In past blog posts we’ve discussed the detection rates for antivirus engines and the true value of utilizing multiple antivirus engines to scan for malware. The latest study we’ve performed shows that using multiple scan engines as well as multiple types of scanning (for example, static vs. dynamic file analysis) provides greater insight as to what potential risks may be present on a machine.
We have been scanning a file with key logger winpe/KeyLogger.SYK embedded in it daily for the past two weeks using our free online malware scanner Metascan Online. While there are several legitimate reasons for a key logger to be installed and running, IT administrators may want to be aware that this type of software is present on a machine within their security network. For this file, we’ve been tracking whether the key logger is detected as a potential threat by looking at results from more than 40 anti-malware engines; only one of these scan engines detected the file over a period of two weeks. While only one antivirus engine detected the key logger, a single detection can alert network administrators to files they may want to investigate further.
In addition to scanning the file with Metascan Online, we also installed the key logger on a local machine and scanned the running process using our endpoint scanner Metascan Client (leveraging the Metascan 16 package). After a quick scan of running processes, none of the engines flagged the key logger’s process. The third-party standalone anti-malware product running on the machine also did not flag the file through its behavioral analysis. As stated previously, this shows that a single solution by itself, including both static and dynamic file analysis, is not a sure fire way to detect every potential threat.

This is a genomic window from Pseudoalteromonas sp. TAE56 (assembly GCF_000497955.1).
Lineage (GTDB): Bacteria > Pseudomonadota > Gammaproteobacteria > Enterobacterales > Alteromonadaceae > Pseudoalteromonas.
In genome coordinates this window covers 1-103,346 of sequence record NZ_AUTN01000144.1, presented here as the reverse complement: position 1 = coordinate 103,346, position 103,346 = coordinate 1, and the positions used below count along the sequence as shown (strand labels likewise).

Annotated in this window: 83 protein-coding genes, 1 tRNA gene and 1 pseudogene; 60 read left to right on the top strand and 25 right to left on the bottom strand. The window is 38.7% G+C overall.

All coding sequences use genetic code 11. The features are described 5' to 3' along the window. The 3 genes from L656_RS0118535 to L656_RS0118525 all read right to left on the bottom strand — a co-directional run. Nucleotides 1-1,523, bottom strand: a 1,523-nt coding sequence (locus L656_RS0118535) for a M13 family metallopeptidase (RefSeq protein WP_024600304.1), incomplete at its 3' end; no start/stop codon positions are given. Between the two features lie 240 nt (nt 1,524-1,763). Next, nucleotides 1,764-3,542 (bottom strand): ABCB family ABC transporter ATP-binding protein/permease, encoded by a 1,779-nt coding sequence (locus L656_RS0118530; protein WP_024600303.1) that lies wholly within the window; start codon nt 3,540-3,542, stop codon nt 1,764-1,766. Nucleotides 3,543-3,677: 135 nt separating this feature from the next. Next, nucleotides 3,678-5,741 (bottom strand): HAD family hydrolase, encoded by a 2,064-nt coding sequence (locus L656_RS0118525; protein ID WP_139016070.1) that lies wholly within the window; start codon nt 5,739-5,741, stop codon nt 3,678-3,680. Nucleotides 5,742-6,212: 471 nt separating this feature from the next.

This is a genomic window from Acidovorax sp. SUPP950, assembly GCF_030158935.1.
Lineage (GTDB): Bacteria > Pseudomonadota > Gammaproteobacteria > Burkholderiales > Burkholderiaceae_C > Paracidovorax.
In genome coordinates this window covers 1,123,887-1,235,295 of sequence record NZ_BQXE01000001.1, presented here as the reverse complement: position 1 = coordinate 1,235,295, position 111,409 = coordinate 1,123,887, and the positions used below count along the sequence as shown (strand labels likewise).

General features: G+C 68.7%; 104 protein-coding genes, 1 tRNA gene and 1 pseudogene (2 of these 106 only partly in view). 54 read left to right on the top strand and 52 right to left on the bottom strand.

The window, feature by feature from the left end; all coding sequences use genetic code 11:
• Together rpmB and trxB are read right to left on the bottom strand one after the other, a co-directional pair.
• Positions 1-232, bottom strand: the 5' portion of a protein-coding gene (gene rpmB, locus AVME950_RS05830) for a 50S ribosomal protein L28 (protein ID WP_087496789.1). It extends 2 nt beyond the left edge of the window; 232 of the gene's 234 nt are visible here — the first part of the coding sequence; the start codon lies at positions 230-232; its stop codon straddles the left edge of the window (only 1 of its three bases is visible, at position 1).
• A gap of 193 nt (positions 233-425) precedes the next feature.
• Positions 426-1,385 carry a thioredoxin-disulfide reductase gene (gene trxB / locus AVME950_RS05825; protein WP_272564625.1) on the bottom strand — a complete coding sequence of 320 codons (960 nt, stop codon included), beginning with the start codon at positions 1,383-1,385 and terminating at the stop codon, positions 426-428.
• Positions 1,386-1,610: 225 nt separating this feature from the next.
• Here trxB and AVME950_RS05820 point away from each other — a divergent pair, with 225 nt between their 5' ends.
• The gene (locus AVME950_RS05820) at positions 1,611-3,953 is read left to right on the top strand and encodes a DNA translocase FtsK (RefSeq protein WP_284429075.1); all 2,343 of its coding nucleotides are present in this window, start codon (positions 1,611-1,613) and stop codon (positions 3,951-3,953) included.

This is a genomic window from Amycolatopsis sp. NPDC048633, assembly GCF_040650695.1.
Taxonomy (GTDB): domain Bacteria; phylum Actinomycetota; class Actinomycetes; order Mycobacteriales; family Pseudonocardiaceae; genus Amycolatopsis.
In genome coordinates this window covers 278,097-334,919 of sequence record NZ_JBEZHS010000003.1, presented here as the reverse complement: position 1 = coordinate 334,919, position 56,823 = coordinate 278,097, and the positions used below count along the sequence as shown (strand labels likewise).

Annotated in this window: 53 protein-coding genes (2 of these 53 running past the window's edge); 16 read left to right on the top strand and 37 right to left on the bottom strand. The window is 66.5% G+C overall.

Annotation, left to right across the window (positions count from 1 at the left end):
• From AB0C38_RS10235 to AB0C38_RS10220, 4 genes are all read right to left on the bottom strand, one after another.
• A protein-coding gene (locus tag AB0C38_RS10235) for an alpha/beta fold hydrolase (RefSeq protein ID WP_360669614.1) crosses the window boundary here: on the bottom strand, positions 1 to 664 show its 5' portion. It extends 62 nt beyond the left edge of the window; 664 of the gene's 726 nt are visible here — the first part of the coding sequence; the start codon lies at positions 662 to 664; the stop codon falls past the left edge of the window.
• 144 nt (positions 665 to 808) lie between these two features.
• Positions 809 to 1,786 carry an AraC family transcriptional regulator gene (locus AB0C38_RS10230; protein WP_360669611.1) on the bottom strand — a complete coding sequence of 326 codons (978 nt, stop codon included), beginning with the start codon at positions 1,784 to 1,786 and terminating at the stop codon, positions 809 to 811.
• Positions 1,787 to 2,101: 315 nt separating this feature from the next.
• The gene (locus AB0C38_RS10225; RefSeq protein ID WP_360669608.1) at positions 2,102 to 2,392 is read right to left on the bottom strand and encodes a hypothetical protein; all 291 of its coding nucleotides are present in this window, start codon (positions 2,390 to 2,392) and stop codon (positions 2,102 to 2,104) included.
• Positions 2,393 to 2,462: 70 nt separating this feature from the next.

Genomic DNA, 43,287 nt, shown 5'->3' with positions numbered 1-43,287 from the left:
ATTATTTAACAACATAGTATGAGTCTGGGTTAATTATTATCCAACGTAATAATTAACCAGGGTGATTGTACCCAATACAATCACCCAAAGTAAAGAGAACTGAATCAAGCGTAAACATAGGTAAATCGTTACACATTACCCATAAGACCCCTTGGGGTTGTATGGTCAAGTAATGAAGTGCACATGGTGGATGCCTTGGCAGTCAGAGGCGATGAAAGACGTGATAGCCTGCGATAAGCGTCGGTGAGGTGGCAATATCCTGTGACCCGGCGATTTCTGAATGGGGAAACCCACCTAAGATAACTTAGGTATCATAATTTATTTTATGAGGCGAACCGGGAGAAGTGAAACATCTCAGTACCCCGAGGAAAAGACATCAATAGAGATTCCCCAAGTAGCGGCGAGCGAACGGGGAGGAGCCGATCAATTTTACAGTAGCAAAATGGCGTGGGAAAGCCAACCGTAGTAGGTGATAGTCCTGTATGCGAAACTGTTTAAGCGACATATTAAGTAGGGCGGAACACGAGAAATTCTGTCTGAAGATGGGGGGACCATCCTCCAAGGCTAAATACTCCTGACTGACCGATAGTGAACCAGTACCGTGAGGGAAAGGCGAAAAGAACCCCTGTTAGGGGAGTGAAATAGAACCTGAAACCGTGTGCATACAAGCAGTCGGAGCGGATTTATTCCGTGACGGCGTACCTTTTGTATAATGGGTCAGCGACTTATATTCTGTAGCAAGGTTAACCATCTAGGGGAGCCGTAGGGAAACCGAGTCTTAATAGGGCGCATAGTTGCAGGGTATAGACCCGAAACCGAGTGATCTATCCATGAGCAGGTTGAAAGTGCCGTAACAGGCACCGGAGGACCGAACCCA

Studies like these show how certain files can still be tricky to detect even using multiple methods. A great takeaway from this example is that multiple antivirus engines and multiple scanning methods can give you a greater insight into presence of potentially risky files on an endpoint machine!